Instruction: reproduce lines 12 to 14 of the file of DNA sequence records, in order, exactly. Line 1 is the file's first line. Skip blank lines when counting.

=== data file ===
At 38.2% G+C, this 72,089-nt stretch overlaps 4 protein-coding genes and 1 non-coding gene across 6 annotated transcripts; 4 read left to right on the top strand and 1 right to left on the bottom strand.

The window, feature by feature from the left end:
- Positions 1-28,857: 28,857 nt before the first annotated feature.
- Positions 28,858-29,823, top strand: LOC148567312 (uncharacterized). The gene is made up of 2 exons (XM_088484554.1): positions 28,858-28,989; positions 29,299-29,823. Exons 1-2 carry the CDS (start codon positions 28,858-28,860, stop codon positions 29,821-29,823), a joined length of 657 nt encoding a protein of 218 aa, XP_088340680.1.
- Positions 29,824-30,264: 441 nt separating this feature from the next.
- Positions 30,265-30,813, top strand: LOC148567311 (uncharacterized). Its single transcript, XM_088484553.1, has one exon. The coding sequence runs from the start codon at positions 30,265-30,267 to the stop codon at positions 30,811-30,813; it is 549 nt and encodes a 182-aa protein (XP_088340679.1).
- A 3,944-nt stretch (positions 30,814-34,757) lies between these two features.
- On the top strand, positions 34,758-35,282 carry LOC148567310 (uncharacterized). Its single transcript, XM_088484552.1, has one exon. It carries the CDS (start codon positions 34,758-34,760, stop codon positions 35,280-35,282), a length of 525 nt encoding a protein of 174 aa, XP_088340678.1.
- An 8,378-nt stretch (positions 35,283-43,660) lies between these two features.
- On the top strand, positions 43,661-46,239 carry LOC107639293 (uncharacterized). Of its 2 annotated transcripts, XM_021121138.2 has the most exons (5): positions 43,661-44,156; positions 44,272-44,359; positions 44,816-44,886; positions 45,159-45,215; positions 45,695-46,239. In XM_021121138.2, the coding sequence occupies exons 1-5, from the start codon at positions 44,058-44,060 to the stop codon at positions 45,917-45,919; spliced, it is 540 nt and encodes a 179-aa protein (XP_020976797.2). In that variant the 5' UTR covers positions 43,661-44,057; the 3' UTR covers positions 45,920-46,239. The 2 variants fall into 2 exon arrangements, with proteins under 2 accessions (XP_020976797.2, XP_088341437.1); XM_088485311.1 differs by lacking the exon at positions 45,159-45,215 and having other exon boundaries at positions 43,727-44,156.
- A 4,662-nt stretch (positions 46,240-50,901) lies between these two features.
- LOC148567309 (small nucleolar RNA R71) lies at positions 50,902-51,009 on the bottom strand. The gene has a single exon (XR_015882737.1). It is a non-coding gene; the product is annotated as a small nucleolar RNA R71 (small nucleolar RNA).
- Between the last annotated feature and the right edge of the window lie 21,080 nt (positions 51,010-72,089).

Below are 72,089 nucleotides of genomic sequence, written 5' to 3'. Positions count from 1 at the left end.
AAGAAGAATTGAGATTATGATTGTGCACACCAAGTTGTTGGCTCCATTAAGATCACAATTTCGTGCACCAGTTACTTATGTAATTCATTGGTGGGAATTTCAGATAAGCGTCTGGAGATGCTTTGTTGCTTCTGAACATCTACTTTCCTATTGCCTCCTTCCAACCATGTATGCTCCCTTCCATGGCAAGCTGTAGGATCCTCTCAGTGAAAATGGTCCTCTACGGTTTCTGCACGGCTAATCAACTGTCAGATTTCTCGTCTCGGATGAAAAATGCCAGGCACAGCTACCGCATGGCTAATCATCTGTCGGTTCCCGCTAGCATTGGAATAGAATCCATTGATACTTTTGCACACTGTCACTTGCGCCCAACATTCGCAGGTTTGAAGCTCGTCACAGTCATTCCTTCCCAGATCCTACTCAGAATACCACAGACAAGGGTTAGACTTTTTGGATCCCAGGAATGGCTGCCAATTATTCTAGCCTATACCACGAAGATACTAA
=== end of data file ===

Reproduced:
- LOC148567309 (small nucleolar RNA R71) lies at positions 50,902-51,009 on the bottom strand. The gene has a single exon (XR_015882737.1). It is a non-coding gene; the product is annotated as a small nucleolar RNA R71 (small nucleolar RNA).
- Between the last annotated feature and the right edge of the window lie 21,080 nt (positions 51,010-72,089).

Below are 72,089 nucleotides of genomic sequence, written 5' to 3'. Positions count from 1 at the left end.